Real-time PCR in virology

Mackay, I. M., Arden, K. E. and Nitsche, A. (2002) Real-time PCR in virology. Nucleic Acids Research, 30 6: 1292-1305. doi:10.1093/nar/30.6.1292


Author Mackay, I. M.
Arden, K. E.
Nitsche, A.
Title Real-time PCR in virology
Journal name Nucleic Acids Research   Check publisher's open access policy
ISSN 0305-1048
ISBN 0305-1048; 1362-4954; 1362-4962; 0261-3166; 0952-3472
Publication date 2002-03-15
Year available 2005
Sub-type Critical review of research, literature review, critical commentary
DOI 10.1093/nar/30.6.1292
Open Access Status DOI
Volume 30
Issue 6
Start page 1292
End page 1305
Total pages 14
Editor R.T. Walker
D. Soll
A.S. Jones
Place of publication Oxford, U. K.
Publisher Oxford University Press
Language eng
Subject C1
270303 Virology
730101 Infectious diseases
730204 Child health
0601 Biochemistry and Cell Biology
1101 Medical Biochemistry and Metabolomics
Abstract The use of the polymerase chain reaction (PCR) in molecular diagnostics has increased to the point where it is now accepted as the gold standard for detecting nucleic acids from a number of origins and it has become an essential tool in the research laboratory. Real-time PCR has engendered wider acceptance of the PCR due to its improved rapidity, sensitivity, reproducibility and the reduced risk of carry-over contamination. There are currently five main chemistries used for the detection of PCR product during real-time PCR. These are the DNA binding fluorophores, the 5' endonuclease, adjacent linear and hairpin oligoprobes and the self-fluorescing amplicons, which are described in detail. We also discuss factors that have restricted the development of multiplex real-time PCR as well as the role of real-time PCR in quantitating nucleic acids. Both amplification hardware and the fluorogenic detection chemistries have evolved rapidly as the understanding of real-time PCR has developed and this review aims to update the scientist on the current state of the art. We describe the background, advantages and limitations of real-time PCR and we review the literature as it applies to virus detection in the routine and research laboratory in order to focus on one of the many areas in which the application of real-time PCR has provided significant methodological benefits and improved patient outcomes. However, the technology discussed has been applied to other areas of microbiology as well as studies of gene expression and genetic disease.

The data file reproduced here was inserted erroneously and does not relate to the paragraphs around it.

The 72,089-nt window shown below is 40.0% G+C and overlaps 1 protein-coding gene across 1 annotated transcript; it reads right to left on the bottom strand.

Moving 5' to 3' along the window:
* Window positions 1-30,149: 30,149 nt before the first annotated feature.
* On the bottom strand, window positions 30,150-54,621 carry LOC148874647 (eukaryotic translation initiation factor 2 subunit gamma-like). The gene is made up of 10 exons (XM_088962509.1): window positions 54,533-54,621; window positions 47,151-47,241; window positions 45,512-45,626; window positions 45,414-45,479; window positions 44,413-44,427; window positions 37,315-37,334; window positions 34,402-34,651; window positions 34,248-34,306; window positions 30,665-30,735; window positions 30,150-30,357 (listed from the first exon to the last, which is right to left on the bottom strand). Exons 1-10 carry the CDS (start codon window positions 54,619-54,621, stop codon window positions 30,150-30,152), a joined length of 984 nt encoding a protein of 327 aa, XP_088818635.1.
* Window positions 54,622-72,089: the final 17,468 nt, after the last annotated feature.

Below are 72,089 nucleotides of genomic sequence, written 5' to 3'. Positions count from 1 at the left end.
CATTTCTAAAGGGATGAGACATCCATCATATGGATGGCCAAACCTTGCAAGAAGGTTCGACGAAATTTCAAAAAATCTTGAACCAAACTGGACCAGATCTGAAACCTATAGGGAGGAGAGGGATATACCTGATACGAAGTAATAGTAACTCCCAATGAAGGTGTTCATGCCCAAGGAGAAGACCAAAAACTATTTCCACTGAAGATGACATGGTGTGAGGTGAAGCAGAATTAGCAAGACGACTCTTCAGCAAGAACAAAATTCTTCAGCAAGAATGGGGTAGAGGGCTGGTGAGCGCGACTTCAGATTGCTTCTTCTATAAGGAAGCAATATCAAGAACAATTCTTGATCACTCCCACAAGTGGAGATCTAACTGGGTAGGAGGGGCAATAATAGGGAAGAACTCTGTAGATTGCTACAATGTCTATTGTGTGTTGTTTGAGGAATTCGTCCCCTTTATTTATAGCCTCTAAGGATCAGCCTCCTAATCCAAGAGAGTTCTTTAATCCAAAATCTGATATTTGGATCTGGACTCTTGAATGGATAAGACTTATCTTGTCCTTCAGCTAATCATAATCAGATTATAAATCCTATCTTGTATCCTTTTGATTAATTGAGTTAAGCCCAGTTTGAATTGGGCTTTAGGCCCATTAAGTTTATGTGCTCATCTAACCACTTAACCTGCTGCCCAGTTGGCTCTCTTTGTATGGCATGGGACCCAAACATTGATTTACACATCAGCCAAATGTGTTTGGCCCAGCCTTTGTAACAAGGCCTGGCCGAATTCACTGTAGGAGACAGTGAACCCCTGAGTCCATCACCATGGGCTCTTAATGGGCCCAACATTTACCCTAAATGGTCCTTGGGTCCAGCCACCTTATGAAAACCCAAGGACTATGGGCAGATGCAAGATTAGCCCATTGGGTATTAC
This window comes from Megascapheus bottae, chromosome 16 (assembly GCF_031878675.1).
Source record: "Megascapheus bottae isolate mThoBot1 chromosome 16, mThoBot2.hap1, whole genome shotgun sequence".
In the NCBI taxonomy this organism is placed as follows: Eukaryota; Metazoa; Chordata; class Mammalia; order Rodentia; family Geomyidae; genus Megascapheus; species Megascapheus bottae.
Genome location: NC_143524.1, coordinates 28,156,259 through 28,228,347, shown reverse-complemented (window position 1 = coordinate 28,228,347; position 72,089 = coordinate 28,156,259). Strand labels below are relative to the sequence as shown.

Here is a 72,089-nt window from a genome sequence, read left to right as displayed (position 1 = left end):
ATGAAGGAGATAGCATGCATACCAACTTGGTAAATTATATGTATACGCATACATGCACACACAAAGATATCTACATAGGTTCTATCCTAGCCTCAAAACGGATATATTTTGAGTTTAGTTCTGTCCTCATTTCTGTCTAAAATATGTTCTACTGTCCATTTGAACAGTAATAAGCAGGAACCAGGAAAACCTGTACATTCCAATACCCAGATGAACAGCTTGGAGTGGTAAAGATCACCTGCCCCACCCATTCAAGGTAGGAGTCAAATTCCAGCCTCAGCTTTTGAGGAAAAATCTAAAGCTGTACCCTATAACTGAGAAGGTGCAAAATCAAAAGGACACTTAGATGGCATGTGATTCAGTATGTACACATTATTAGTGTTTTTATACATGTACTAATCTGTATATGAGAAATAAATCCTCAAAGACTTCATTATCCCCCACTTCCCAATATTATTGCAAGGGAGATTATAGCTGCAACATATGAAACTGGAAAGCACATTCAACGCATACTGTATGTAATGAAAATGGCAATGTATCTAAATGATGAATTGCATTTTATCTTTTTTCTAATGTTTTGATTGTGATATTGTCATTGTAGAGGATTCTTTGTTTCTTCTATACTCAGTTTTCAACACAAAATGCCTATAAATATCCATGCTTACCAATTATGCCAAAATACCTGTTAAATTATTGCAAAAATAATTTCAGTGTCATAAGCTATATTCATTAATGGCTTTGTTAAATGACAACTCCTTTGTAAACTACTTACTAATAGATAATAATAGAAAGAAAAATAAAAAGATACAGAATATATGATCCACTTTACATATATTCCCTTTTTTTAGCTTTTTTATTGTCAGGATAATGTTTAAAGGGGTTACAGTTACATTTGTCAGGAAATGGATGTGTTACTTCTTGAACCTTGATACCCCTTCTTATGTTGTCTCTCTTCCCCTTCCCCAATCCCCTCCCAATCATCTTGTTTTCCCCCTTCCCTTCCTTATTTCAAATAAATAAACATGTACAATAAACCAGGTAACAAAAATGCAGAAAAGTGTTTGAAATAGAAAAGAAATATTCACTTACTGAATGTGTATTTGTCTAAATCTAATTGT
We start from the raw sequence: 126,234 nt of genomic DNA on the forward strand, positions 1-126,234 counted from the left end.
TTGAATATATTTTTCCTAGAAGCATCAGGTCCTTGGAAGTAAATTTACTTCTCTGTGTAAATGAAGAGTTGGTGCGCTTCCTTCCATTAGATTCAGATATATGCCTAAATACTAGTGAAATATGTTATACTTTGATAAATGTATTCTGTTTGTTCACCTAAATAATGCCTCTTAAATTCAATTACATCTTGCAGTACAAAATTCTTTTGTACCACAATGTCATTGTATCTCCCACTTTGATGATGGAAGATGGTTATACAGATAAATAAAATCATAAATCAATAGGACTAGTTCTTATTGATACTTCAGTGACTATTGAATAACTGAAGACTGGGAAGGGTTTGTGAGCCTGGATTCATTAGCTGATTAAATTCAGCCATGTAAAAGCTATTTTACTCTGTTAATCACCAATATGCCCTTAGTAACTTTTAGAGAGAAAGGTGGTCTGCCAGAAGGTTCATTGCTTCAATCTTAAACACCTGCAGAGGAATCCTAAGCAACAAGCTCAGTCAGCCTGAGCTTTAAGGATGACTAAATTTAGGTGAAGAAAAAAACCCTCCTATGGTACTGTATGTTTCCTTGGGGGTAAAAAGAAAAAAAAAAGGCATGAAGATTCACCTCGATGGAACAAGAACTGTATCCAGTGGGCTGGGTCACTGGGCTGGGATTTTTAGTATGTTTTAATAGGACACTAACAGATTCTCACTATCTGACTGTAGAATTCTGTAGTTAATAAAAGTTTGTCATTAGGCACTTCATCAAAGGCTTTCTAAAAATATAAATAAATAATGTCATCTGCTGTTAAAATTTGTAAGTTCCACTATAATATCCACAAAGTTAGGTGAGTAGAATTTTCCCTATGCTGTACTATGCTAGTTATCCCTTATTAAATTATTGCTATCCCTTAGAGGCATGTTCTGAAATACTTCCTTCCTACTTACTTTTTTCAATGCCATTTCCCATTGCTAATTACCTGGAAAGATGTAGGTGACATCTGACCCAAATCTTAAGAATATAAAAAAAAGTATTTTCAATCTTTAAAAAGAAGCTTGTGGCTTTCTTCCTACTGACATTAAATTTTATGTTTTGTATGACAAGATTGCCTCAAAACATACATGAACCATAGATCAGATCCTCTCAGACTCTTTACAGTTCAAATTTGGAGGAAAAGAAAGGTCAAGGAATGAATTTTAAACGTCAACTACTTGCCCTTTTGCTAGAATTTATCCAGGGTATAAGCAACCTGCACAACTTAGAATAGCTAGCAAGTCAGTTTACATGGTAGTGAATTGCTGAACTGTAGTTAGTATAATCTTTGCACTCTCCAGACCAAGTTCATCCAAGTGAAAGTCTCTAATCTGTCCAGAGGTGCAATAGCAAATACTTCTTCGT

Formatted abstract
The use of the polymerase chain reaction (PCR) in molecular diagnostics has increased to the point where it is now accepted as the gold standard for detecting nucleic acids from a number of origins and it has become an essential tool in the research laboratory. Real-time PCR has engendered wider acceptance of the PCR due to its improved rapidity, sensitivity, reproducibility and the reduced risk of carry-over contamination. There are currently five main chemistries used for the detection of PCR product during real-time PCR. These are the DNA binding fluorophores, the 5´ endonuclease, adjacent linear and hairpin oligoprobes and the self-fluorescing amplicons, which are described in detail. We also discuss factors that have restricted the development of multiplex real-time PCR as well as the role of real-time PCR in quantitating nucleic acids. Both amplification hardware and the fluorogenic detection chemistries have evolved rapidly as the understanding of real-time PCR has developed and this review aims to update the scientist on the current state of the art. We describe the background, advantages and limitations of real-time PCR and we review the literature as it applies to virus detection in the routine and research laboratory in order to focus on one of the many areas in which the application of real-time PCR has provided significant methodological benefits and improved patient outcomes. However, the technology discussed has been applied to other areas of microbiology as well as studies of gene expression and genetic disease.
© 2002 Oxford University Press
Keyword Biochemistry & molecular biology
Polymerase-chain-reaction
Quantitative RT-PCR
Hepatitis-C-virus
Epstein-Barr-virus
Nucleic-acid hybridization
Resonance energy-transfer
Human cytomegalovirus DNA
Varicella-zoster virus
Bone-marrow transplantation
Reverse transcription PCR
Q-Index Code C1
Institutional Status UQ

Document type: Journal Article
Sub-type: Critical review of research, literature review, critical commentary
Collections: Faculty of Science Publications
Excellence in Research Australia (ERA) - Collection
School of Chemistry and Molecular Biosciences
 
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Created: Wed, 15 Aug 2007, 03:07:45 EST